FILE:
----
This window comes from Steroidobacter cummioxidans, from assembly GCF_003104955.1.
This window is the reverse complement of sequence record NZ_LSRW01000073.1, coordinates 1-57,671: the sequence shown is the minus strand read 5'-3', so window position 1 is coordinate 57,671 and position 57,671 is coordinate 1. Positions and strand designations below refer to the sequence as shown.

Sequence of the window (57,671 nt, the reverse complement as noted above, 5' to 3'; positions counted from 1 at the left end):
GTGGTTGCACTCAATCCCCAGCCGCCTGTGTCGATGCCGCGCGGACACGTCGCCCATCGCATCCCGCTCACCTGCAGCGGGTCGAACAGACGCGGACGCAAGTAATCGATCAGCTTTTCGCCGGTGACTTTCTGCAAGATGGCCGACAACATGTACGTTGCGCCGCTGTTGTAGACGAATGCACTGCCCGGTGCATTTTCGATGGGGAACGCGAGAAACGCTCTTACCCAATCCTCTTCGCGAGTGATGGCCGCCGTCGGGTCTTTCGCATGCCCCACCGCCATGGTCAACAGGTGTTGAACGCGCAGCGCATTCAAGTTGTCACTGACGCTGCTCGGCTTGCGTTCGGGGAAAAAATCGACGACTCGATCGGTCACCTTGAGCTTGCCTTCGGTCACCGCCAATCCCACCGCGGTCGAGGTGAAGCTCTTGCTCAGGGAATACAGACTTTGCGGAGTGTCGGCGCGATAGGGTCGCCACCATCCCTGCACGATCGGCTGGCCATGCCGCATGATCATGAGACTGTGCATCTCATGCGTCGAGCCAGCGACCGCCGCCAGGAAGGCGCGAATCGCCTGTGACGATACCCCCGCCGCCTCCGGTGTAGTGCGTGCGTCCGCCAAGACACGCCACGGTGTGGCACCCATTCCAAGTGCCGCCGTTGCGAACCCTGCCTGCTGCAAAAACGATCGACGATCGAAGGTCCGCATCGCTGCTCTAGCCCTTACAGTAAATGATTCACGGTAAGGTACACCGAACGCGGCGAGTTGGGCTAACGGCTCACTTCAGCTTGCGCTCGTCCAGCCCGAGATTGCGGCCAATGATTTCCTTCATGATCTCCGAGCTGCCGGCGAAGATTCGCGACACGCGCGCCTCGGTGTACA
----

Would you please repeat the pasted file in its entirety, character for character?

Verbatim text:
This window comes from Steroidobacter cummioxidans, from assembly GCF_003104955.1.
This window is the reverse complement of sequence record NZ_LSRW01000073.1, coordinates 1-57,671: the sequence shown is the minus strand read 5'-3', so window position 1 is coordinate 57,671 and position 57,671 is coordinate 1. Positions and strand designations below refer to the sequence as shown.

Sequence of the window (57,671 nt, the reverse complement as noted above, 5' to 3'; positions counted from 1 at the left end):
GTGGTTGCACTCAATCCCCAGCCGCCTGTGTCGATGCCGCGCGGACACGTCGCCCATCGCATCCCGCTCACCTGCAGCGGGTCGAACAGACGCGGACGCAAGTAATCGATCAGCTTTTCGCCGGTGACTTTCTGCAAGATGGCCGACAACATGTACGTTGCGCCGCTGTTGTAGACGAATGCACTGCCCGGTGCATTTTCGATGGGGAACGCGAGAAACGCTCTTACCCAATCCTCTTCGCGAGTGATGGCCGCCGTCGGGTCTTTCGCATGCCCCACCGCCATGGTCAACAGGTGTTGAACGCGCAGCGCATTCAAGTTGTCACTGACGCTGCTCGGCTTGCGTTCGGGGAAAAAATCGACGACTCGATCGGTCACCTTGAGCTTGCCTTCGGTCACCGCCAATCCCACCGCGGTCGAGGTGAAGCTCTTGCTCAGGGAATACAGACTTTGCGGAGTGTCGGCGCGATAGGGTCGCCACCATCCCTGCACGATCGGCTGGCCATGCCGCATGATCATGAGACTGTGCATCTCATGCGTCGAGCCAGCGACCGCCGCCAGGAAGGCGCGAATCGCCTGTGACGATACCCCCGCCGCCTCCGGTGTAGTGCGTGCGTCCGCCAAGACACGCCACGGTGTGGCACCCATTCCAAGTGCCGCCGTTGCGAACCCTGCCTGCTGCAAAAACGATCGACGATCGAAGGTCCGCATCGCTGCTCTAGCCCTTACAGTAAATGATTCACGGTAAGGTACACCGAACGCGGCGAGTTGGGCTAACGGCTCACTTCAGCTTGCGCTCGTCCAGCCCGAGATTGCGGCCAATGATTTCCTTCATGATCTCCGAGCTGCCGGCGAAGATTCGCGACACGCGCGCCTCGGTGTACA